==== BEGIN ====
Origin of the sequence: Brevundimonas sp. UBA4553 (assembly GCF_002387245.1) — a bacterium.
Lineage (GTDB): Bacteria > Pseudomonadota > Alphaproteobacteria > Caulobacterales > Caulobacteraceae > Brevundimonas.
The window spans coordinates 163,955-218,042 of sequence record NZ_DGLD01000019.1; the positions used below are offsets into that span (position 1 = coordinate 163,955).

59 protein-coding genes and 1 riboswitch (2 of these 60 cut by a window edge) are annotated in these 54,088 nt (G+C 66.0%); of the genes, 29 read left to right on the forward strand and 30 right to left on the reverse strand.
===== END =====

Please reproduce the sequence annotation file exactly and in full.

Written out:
Origin of the sequence: Brevundimonas sp. UBA4553 (assembly GCF_002387245.1) — a bacterium.
Lineage (GTDB): Bacteria > Pseudomonadota > Alphaproteobacteria > Caulobacterales > Caulobacteraceae > Brevundimonas.
The window spans coordinates 163,955-218,042 of sequence record NZ_DGLD01000019.1; the positions used below are offsets into that span (position 1 = coordinate 163,955).

59 protein-coding genes and 1 riboswitch (2 of these 60 cut by a window edge) are annotated in these 54,088 nt (G+C 66.0%); of the genes, 29 read left to right on the forward strand and 30 right to left on the reverse strand.